As part of this US-supported initiative to consolidate the regional bloc and deter countervailing influences, Jordan spearheaded efforts to establish a deal in October 2021 to transfer electricity to Lebanon, which is suffering an acute energy crisis. The initiative facilitates the transit of Egyptian gas to Lebanon through Jordan and Syria. “The Americans have given the green light to the project,” noted Jordanian energy minister Walid Fayad. This swift unrolling of an inter-regional solution to Lebanon’s energy crisis comes as a surprise after years of regional diplomatic immobility, to the extent that grievances with Syria were put aside. But it’s not particularly surprising when viewed as a response to Iran’s shipment of fuel and pledges of economic support to Lebanon in September 2021.
For the United States, the consolidation of this economic bloc in the region through its staunch ally in Jordan distances Lebanon and Syria from Iran and its proxies. However, this geopolitical role has long burdened the economically weak and resource-poor kingdom.
Alongside aid received from the United States, post-Accords Israeli and Gulf-led infrastructure initiatives like the water-for-energy deal work to maintain the delicate (im)balance of relations within the region that sees American capital monopolize its markets. This allows economically underdeveloped yet important geostrategic allies like Jordan to play a crucial role in small-scale yet significant regional maneuvers, despite domestic economic instability ironically caused by American-exported neoliberalism.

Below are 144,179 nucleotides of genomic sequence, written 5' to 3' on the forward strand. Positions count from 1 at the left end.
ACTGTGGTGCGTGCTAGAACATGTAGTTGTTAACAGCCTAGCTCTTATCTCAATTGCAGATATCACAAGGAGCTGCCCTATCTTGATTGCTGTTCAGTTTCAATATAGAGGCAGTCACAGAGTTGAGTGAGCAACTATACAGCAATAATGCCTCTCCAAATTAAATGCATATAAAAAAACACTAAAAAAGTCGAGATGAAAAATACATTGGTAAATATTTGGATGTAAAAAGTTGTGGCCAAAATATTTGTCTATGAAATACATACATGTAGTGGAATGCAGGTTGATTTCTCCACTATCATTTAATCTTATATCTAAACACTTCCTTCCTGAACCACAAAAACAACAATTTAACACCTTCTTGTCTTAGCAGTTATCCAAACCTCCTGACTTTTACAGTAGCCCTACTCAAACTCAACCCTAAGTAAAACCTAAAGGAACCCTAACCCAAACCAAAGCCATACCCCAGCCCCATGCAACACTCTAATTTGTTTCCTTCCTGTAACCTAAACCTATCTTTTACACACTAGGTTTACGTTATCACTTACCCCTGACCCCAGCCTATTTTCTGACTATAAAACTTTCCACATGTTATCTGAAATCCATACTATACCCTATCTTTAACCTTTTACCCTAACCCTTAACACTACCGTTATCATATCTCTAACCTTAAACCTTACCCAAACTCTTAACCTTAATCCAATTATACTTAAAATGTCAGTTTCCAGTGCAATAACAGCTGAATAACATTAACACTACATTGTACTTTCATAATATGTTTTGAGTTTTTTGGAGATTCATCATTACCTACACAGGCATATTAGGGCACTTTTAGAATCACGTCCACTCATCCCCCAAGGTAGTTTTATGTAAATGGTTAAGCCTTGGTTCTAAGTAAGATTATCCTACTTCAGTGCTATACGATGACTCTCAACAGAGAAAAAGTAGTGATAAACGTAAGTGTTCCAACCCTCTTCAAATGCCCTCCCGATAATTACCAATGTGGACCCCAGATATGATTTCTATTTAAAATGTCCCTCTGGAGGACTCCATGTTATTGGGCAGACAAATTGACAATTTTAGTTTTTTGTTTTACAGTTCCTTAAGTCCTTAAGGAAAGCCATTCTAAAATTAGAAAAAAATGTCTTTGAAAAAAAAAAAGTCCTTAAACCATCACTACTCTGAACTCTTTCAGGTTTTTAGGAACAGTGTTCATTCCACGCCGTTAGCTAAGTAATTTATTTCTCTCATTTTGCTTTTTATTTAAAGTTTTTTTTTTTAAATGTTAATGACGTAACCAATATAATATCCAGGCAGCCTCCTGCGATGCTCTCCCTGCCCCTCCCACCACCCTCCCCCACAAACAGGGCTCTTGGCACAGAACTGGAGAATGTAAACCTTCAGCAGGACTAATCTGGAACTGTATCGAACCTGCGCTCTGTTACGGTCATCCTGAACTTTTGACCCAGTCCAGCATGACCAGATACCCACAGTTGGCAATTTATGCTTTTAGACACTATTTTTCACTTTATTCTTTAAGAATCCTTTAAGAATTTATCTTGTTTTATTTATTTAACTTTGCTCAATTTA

A Trade War in the Middle East?
These partnerships’ emphasis on tangible infrastructural projects and commercial trade — in an age otherwise dominated by speculative economics and emerging digital markets — is particularly interesting to the developing geopolitics of the region. The projects, mapped across the Middle East, are an effort to consolidate the influence of American capital and rebuff competition from China by creating a physical, economic bulwark that strengthens American and European supply chains.
Since the advent of speculative economics and the collapse of the Soviet Union in the 1990s, the neoliberalization of Middle Eastern markets has long been taken for granted to align with US hegemony, despite the regional volatility it has spawned. But with the emergence of Chinese corporations as a global market competitor turning the heads of neoliberalized economies in the postcolonial world, both corporate actors and US allies are more comfortable diverging from the interest of US foreign policy. Most recently, ExxonMobil initially resisted exiting Russia following recent international sanctions, while Saudi Arabia and the UAE rejected President Joe Biden’s attempts to schedule talks regarding increasing oil and gas sales to meet global fuel inflation.
It appears the long arm of US imperialism is now reckoning with this volatile global free market it has architected, which threatens to leave the American state behind in its relentless pursuit of profit.